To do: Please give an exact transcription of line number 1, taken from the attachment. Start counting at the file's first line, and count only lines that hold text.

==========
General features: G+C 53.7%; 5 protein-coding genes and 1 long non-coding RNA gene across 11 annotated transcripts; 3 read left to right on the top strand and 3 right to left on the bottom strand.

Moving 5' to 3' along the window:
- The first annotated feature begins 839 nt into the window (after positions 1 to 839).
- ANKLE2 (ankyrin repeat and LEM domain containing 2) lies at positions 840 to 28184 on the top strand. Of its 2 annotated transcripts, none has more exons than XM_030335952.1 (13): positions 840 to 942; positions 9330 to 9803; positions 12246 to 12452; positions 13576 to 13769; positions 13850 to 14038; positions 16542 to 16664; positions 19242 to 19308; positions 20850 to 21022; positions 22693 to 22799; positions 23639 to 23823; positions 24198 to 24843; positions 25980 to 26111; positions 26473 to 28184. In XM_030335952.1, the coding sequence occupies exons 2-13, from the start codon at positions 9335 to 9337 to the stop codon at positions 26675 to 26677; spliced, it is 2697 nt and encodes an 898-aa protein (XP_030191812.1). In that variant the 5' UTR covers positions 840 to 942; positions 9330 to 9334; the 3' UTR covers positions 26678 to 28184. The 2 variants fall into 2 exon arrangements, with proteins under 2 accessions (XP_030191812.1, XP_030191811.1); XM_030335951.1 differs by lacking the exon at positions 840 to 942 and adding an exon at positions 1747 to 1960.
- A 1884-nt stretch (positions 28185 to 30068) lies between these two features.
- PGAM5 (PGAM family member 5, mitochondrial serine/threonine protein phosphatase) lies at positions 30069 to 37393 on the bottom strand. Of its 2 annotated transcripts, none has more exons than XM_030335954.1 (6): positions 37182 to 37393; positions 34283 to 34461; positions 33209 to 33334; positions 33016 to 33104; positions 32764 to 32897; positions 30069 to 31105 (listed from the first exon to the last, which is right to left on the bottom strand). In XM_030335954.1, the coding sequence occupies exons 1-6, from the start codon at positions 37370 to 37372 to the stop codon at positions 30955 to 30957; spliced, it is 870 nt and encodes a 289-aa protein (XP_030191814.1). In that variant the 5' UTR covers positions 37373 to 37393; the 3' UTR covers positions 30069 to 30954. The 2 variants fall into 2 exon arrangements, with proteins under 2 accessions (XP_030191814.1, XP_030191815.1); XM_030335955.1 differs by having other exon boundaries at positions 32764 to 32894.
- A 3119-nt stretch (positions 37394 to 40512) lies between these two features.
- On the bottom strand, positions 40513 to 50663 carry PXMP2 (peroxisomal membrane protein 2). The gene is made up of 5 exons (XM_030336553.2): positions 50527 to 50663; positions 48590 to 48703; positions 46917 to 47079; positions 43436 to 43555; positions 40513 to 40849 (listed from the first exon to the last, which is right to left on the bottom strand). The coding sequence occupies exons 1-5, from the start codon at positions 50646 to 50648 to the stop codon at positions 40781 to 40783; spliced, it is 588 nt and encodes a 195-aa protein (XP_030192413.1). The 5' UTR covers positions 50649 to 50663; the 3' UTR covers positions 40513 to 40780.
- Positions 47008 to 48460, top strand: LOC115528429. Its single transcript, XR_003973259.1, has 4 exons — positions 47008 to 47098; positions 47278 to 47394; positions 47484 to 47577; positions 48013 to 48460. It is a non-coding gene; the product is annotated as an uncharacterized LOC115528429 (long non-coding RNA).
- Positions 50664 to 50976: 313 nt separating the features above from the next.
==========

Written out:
General features: G+C 53.7%; 5 protein-coding genes and 1 long non-coding RNA gene across 11 annotated transcripts; 3 read left to right on the top strand and 3 right to left on the bottom strand.